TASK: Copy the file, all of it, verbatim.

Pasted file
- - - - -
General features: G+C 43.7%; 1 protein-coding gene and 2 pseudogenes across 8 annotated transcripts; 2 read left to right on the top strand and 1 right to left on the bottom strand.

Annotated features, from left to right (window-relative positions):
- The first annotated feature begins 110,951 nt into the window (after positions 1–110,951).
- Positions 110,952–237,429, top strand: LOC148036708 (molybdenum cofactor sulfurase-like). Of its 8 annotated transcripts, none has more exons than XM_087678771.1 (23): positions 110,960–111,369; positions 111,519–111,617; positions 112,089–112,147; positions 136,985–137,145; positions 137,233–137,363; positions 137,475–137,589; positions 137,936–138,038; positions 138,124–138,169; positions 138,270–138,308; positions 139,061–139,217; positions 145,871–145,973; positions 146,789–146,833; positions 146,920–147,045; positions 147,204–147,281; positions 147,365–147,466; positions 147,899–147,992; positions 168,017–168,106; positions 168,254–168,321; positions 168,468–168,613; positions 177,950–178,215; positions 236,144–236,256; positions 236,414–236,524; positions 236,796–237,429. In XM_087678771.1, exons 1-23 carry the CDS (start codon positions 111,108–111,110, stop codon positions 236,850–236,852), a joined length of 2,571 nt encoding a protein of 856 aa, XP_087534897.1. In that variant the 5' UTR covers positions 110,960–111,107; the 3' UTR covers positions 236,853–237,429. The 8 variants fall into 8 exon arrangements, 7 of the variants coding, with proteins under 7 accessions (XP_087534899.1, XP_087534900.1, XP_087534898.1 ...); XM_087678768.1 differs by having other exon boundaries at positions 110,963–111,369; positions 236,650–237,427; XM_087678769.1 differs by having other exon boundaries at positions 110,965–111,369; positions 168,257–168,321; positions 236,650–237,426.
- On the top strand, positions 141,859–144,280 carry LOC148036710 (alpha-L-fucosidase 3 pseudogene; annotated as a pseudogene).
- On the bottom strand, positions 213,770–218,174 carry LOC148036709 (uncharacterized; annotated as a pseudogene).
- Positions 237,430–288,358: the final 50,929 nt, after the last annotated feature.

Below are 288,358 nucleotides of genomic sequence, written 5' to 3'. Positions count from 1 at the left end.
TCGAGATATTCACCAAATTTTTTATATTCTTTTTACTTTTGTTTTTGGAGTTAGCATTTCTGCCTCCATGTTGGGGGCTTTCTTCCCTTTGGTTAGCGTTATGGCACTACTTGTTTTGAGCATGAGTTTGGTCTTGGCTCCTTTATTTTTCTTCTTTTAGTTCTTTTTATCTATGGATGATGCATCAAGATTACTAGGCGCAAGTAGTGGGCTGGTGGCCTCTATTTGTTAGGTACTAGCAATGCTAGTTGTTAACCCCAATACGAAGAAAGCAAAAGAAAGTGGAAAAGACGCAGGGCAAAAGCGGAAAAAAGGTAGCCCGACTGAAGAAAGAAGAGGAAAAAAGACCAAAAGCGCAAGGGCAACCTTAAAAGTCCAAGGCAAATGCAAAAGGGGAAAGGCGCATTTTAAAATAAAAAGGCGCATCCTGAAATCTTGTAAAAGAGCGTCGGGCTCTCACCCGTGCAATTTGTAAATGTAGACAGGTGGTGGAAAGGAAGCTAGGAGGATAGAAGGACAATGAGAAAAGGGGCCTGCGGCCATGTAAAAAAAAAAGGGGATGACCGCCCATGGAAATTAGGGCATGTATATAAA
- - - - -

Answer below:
General features: G+C 43.7%; 1 protein-coding gene and 2 pseudogenes across 8 annotated transcripts; 2 read left to right on the top strand and 1 right to left on the bottom strand.

Annotated features, from left to right (window-relative positions):
- The first annotated feature begins 110,951 nt into the window (after positions 1–110,951).
- Positions 110,952–237,429, top strand: LOC148036708 (molybdenum cofactor sulfurase-like). Of its 8 annotated transcripts, none has more exons than XM_087678771.1 (23): positions 110,960–111,369; positions 111,519–111,617; positions 112,089–112,147; positions 136,985–137,145; positions 137,233–137,363; positions 137,475–137,589; positions 137,936–138,038; positions 138,124–138,169; positions 138,270–138,308; positions 139,061–139,217; positions 145,871–145,973; positions 146,789–146,833; positions 146,920–147,045; positions 147,204–147,281; positions 147,365–147,466; positions 147,899–147,992; positions 168,017–168,106; positions 168,254–168,321; positions 168,468–168,613; positions 177,950–178,215; positions 236,144–236,256; positions 236,414–236,524; positions 236,796–237,429. In XM_087678771.1, exons 1-23 carry the CDS (start codon positions 111,108–111,110, stop codon positions 236,850–236,852), a joined length of 2,571 nt encoding a protein of 856 aa, XP_087534897.1. In that variant the 5' UTR covers positions 110,960–111,107; the 3' UTR covers positions 236,853–237,429. The 8 variants fall into 8 exon arrangements, 7 of the variants coding, with proteins under 7 accessions (XP_087534899.1, XP_087534900.1, XP_087534898.1 ...); XM_087678768.1 differs by having other exon boundaries at positions 110,963–111,369; positions 236,650–237,427; XM_087678769.1 differs by having other exon boundaries at positions 110,965–111,369; positions 168,257–168,321; positions 236,650–237,426.
- On the top strand, positions 141,859–144,280 carry LOC148036710 (alpha-L-fucosidase 3 pseudogene; annotated as a pseudogene).
- On the bottom strand, positions 213,770–218,174 carry LOC148036709 (uncharacterized; annotated as a pseudogene).
- Positions 237,430–288,358: the final 50,929 nt, after the last annotated feature.

Below are 288,358 nucleotides of genomic sequence, written 5' to 3'. Positions count from 1 at the left end.
TCGAGATATTCACCAAATTTTTTATATTCTTTTTACTTTTGTTTTTGGAGTTAGCATTTCTGCCTCCATGTTGGGGGCTTTCTTCCCTTTGGTTAGCGTTATGGCACTACTTGTTTTGAGCATGAGTTTGGTCTTGGCTCCTTTATTTTTCTTCTTTTAGTTCTTTTTATCTATGGATGATGCATCAAGATTACTAGGCGCAAGTAGTGGGCTGGTGGCCTCTATTTGTTAGGTACTAGCAATGCTAGTTGTTAACCCCAATACGAAGAAAGCAAAAGAAAGTGGAAAAGACGCAGGGCAAAAGCGGAAAAAAGGTAGCCCGACTGAAGAAAGAAGAGGAAAAAAGACCAAAAGCGCAAGGGCAACCTTAAAAGTCCAAGGCAAATGCAAAAGGGGAAAGGCGCATTTTAAAATAAAAAGGCGCATCCTGAAATCTTGTAAAAGAGCGTCGGGCTCTCACCCGTGCAATTTGTAAATGTAGACAGGTGGTGGAAAGGAAGCTAGGAGGATAGAAGGACAATGAGAAAAGGGGCCTGCGGCCATGTAAAAAAAAAAGGGGATGACCGCCCATGGAAATTAGGGCATGTATATAAA